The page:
Seven Steps: The Complete Columbia Recordings of Miles Davis 1963-1964 is an anomaly among the retrospective sets that have been issued from the late artist's catalog. It does not focus on particular collaborations (Miles with Coltrane, Gil Evans, the second quintet), complete sessions of historic albums (Bitches Brew, In a Silent Way, and Jack Johnson), or live runs (Plugged Nickel and Montreux). Instead, it is a portrait of the artist in flux, in the space between legendary bands, when he was looking for a new mode of expression, trying to find the band that would help him get there. These seven CDs begin after the demise of bands that included John Coltrane, Cannonball Adderley, Bill Evans, Paul Chambers, Jimmy Cobb, and Wynton Kelly, after his landmark Gil Evans period, and even after his attempts at creating a new band with everyone from Frank Strozier and Harold Mabern to Sonny Rollins and J.J. Johnson.
In 1963, Miles Davis was at a transitional point in his career, without a regular group and wondering what his future musical direction would be. At the time he recorded the music heard on this disc, he was in the process of forming a new band, as can be seen from the personnel: tenor saxophonist George Coleman, Victor Feldman (who turned down the job) and Herbie Hancock on pianos, bassist Ron Carter, and Frank Butler and Tony Williams on drums. ~ AcousticSounds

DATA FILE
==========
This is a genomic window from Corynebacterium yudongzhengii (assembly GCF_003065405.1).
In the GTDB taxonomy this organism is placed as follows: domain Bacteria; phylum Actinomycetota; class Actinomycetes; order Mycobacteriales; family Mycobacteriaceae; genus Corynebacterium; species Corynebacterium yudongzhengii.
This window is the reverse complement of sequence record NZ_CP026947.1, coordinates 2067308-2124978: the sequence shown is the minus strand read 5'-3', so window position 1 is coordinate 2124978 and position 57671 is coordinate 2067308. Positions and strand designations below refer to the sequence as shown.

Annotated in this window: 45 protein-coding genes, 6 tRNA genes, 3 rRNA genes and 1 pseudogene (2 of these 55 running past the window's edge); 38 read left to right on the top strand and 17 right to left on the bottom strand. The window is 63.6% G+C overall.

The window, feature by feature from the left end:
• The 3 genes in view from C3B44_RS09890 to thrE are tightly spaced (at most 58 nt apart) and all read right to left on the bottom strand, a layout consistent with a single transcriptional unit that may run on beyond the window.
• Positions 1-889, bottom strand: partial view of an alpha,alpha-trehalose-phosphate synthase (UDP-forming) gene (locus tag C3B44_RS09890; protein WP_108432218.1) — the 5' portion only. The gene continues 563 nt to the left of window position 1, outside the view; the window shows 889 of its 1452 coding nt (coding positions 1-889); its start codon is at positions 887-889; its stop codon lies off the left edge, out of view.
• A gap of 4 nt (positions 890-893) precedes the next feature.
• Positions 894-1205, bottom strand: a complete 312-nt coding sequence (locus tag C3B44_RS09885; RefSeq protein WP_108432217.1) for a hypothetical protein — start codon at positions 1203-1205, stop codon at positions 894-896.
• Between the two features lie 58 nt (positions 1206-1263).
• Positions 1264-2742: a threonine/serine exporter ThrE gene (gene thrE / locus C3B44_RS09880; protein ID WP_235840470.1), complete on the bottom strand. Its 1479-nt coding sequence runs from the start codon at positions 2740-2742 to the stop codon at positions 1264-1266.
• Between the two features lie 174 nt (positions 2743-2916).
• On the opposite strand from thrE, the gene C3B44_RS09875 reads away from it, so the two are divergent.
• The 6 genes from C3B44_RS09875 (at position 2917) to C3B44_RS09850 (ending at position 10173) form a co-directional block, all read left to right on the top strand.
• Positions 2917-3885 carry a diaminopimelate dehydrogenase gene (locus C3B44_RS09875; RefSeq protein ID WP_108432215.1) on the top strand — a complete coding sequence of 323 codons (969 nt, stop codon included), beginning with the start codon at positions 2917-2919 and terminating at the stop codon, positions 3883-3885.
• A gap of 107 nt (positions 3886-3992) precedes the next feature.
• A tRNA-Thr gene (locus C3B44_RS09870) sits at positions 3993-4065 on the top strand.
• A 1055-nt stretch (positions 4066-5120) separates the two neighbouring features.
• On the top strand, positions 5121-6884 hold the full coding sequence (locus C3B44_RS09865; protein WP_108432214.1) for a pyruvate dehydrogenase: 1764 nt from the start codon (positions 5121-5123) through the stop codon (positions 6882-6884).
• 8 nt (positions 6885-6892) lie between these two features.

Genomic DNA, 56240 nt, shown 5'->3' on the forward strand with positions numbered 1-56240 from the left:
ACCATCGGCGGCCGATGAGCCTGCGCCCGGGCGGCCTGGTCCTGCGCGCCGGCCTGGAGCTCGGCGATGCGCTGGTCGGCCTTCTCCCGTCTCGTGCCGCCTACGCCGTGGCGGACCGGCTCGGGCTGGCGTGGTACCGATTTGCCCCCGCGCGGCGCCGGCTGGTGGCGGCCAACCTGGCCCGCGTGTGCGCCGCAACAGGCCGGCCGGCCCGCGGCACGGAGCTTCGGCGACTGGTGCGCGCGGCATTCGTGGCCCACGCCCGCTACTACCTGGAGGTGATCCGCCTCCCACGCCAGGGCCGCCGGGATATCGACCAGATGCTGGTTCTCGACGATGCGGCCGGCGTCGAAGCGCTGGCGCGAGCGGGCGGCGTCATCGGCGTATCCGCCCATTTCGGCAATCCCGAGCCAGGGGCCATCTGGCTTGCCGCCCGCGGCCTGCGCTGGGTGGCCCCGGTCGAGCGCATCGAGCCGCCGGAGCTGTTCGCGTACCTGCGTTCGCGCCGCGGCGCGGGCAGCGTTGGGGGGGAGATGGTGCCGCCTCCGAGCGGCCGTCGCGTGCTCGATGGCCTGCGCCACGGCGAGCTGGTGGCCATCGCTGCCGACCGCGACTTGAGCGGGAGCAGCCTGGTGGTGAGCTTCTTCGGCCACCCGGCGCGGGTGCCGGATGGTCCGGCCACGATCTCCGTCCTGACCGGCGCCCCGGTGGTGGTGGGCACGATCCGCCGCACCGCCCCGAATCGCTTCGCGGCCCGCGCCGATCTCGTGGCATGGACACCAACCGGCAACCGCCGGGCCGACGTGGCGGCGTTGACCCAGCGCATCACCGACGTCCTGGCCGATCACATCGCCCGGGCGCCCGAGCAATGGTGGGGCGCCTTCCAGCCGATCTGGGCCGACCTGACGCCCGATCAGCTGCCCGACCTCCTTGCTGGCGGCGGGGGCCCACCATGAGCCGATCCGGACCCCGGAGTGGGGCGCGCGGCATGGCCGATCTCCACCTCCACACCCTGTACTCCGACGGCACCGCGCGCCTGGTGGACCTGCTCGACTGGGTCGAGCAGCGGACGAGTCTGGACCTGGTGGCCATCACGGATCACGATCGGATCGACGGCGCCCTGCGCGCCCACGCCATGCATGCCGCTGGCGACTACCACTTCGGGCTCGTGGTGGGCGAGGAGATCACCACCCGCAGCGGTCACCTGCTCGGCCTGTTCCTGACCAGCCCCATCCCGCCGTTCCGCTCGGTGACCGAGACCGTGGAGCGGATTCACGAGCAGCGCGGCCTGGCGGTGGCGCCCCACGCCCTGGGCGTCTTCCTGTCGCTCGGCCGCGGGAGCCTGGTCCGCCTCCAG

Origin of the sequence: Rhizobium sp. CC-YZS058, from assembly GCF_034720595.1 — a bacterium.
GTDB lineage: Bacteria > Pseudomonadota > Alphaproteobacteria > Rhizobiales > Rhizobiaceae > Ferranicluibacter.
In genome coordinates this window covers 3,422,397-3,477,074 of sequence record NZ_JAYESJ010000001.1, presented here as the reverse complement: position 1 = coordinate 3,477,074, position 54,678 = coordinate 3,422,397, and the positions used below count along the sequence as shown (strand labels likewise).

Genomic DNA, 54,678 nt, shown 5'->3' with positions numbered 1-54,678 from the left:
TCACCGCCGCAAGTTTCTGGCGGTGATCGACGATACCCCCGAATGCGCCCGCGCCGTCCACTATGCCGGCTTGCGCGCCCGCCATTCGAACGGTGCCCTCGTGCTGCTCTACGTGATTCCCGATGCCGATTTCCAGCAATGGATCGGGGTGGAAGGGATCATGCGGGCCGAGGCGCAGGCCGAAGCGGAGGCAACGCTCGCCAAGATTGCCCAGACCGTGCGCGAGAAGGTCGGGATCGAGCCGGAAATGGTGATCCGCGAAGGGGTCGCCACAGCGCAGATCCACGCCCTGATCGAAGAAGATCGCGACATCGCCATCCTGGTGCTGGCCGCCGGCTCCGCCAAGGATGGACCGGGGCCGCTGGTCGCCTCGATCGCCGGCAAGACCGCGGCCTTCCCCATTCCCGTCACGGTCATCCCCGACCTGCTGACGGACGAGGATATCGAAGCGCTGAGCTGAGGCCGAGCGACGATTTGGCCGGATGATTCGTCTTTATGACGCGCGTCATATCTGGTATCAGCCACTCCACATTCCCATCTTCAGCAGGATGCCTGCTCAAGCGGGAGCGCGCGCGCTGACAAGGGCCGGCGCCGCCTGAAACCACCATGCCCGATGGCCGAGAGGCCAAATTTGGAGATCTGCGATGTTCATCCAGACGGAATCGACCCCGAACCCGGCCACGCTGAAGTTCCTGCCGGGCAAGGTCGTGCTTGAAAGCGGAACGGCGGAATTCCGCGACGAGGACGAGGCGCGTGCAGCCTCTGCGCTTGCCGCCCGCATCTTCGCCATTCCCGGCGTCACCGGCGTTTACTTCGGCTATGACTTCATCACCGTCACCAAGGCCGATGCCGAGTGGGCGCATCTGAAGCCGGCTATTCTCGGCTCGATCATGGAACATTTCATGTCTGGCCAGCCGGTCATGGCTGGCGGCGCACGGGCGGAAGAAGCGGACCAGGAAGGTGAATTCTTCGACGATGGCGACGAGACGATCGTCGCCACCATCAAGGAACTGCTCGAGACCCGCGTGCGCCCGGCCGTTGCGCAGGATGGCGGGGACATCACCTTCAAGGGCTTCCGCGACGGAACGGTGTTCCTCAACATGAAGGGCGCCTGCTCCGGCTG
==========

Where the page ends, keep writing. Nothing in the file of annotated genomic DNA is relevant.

SEVEN STEPS TO HEAVEN finds Miles Davis standing yet again on the fault line between stylistic epochs. In early 1963 pianist Wynton Kelly, bassist Paul Chambers and drummer Jimmy Cobb left to form their own trio, and Miles was forced to form a new band, which included Memphis tenor player George Coleman and bassist Ron Carter. When Miles next entered the studio in Hollywood, he added local drummer Frank Butler and British studio ace Victor Feldman, who ultimately decided not to go on the road with Davis.